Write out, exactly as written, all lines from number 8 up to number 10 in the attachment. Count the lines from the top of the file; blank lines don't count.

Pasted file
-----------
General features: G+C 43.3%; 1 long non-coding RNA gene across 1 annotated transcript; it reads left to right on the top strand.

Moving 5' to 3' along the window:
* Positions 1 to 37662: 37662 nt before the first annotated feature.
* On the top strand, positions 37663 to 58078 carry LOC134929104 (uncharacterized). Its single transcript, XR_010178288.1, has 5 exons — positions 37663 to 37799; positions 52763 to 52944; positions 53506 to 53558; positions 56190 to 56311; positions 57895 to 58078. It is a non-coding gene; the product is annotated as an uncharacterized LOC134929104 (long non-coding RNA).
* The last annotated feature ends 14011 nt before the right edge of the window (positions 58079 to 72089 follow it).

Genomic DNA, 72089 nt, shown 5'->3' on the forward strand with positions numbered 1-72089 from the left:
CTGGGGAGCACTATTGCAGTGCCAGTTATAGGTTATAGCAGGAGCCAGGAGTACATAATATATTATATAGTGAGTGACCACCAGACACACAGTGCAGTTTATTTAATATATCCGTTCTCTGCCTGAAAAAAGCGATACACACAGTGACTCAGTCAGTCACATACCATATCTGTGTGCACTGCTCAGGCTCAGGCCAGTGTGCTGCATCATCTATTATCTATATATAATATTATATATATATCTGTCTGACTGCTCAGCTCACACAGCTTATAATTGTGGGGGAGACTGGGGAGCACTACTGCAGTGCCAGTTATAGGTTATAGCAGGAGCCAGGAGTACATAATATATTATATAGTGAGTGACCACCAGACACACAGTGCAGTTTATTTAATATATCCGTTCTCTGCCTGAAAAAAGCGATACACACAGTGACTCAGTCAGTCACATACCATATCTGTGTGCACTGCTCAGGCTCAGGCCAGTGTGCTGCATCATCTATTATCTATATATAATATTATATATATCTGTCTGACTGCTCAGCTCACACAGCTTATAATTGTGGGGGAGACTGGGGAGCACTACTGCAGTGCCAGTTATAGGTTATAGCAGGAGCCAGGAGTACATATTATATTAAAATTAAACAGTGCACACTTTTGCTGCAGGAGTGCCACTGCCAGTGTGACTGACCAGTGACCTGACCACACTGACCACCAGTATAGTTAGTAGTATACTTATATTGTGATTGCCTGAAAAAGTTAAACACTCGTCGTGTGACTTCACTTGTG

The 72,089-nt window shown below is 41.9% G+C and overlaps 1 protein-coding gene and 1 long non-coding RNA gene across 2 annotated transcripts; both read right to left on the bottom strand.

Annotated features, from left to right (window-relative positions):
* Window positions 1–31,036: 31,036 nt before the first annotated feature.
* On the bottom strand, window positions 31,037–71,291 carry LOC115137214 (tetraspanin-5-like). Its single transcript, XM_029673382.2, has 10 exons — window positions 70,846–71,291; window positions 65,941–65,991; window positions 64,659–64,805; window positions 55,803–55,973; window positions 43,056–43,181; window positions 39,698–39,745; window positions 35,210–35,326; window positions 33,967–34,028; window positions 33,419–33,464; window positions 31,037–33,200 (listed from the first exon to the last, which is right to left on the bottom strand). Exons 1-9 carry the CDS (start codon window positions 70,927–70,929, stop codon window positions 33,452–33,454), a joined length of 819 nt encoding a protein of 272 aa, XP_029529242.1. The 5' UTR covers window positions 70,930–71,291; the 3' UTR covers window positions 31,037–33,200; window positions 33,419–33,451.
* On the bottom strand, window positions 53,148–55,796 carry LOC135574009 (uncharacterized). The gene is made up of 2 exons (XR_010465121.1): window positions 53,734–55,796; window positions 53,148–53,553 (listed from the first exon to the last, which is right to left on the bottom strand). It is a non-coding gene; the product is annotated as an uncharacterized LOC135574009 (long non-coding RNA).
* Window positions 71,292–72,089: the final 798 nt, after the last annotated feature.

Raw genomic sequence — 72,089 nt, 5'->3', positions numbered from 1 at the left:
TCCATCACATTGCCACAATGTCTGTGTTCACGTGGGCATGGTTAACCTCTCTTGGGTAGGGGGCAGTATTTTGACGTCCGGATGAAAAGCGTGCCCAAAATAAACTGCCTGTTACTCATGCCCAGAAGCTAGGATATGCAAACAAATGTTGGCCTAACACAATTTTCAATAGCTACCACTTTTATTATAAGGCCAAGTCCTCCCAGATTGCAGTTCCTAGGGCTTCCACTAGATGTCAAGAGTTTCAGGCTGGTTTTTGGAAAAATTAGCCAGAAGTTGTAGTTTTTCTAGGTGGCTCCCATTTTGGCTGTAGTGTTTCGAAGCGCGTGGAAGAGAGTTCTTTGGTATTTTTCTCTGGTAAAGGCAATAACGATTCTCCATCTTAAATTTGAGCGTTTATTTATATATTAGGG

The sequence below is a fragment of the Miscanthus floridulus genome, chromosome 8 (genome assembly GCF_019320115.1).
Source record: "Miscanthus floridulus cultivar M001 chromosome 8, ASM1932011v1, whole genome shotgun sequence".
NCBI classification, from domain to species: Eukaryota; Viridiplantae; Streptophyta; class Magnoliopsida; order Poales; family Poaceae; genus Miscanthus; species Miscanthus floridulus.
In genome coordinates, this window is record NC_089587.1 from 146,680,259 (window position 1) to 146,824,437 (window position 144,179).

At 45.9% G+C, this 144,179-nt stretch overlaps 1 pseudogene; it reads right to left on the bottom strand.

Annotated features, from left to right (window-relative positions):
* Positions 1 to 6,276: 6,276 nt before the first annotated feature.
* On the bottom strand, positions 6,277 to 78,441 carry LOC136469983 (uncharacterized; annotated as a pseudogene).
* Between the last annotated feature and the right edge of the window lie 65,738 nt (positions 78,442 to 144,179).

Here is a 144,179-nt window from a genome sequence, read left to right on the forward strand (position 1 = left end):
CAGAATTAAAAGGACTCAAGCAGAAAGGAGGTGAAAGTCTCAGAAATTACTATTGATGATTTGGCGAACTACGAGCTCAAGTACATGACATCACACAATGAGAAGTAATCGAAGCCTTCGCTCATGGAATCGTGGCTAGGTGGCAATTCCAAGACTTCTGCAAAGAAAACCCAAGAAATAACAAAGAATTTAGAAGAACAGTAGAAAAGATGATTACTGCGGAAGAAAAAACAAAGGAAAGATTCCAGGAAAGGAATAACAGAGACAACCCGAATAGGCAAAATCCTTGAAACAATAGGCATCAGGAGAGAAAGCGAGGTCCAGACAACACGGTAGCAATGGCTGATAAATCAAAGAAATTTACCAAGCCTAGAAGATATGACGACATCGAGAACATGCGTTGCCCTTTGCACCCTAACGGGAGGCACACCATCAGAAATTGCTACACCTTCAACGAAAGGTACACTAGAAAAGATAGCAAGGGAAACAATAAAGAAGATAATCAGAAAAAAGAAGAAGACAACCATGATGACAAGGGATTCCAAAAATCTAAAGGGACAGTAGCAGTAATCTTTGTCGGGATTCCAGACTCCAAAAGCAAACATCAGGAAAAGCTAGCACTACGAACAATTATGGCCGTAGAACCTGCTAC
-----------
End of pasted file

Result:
The 72,089-nt window shown below is 41.9% G+C and overlaps 1 protein-coding gene and 1 long non-coding RNA gene across 2 annotated transcripts; both read right to left on the bottom strand.

Annotated features, from left to right (window-relative positions):
* Window positions 1–31,036: 31,036 nt before the first annotated feature.